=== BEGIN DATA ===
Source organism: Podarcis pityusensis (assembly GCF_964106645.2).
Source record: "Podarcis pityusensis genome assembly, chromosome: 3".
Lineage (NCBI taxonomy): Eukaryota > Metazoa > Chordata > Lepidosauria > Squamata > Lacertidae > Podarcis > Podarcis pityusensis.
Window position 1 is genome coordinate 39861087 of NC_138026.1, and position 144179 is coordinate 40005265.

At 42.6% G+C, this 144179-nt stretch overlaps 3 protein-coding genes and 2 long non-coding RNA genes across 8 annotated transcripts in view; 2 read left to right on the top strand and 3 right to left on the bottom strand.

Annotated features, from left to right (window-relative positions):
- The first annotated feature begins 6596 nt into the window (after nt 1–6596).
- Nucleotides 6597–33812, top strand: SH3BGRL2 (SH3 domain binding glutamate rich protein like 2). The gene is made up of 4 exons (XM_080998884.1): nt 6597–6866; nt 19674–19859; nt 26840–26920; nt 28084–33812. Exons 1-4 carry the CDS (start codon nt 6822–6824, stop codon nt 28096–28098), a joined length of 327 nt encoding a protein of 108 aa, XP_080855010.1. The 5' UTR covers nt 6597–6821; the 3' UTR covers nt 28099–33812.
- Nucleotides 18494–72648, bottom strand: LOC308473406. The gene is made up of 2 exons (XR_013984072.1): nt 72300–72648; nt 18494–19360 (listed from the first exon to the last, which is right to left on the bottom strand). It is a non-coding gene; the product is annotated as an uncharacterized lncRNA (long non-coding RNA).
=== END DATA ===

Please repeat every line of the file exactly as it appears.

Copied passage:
Source organism: Podarcis pityusensis (assembly GCF_964106645.2).
Source record: "Podarcis pityusensis genome assembly, chromosome: 3".
Lineage (NCBI taxonomy): Eukaryota > Metazoa > Chordata > Lepidosauria > Squamata > Lacertidae > Podarcis > Podarcis pityusensis.
Window position 1 is genome coordinate 39861087 of NC_138026.1, and position 144179 is coordinate 40005265.

At 42.6% G+C, this 144179-nt stretch overlaps 3 protein-coding genes and 2 long non-coding RNA genes across 8 annotated transcripts in view; 2 read left to right on the top strand and 3 right to left on the bottom strand.

Annotated features, from left to right (window-relative positions):
- The first annotated feature begins 6596 nt into the window (after nt 1–6596).
- Nucleotides 6597–33812, top strand: SH3BGRL2 (SH3 domain binding glutamate rich protein like 2). The gene is made up of 4 exons (XM_080998884.1): nt 6597–6866; nt 19674–19859; nt 26840–26920; nt 28084–33812. Exons 1-4 carry the CDS (start codon nt 6822–6824, stop codon nt 28096–28098), a joined length of 327 nt encoding a protein of 108 aa, XP_080855010.1. The 5' UTR covers nt 6597–6821; the 3' UTR covers nt 28099–33812.
- Nucleotides 18494–72648, bottom strand: LOC308473406. The gene is made up of 2 exons (XR_013984072.1): nt 72300–72648; nt 18494–19360 (listed from the first exon to the last, which is right to left on the bottom strand). It is a non-coding gene; the product is annotated as an uncharacterized lncRNA (long non-coding RNA).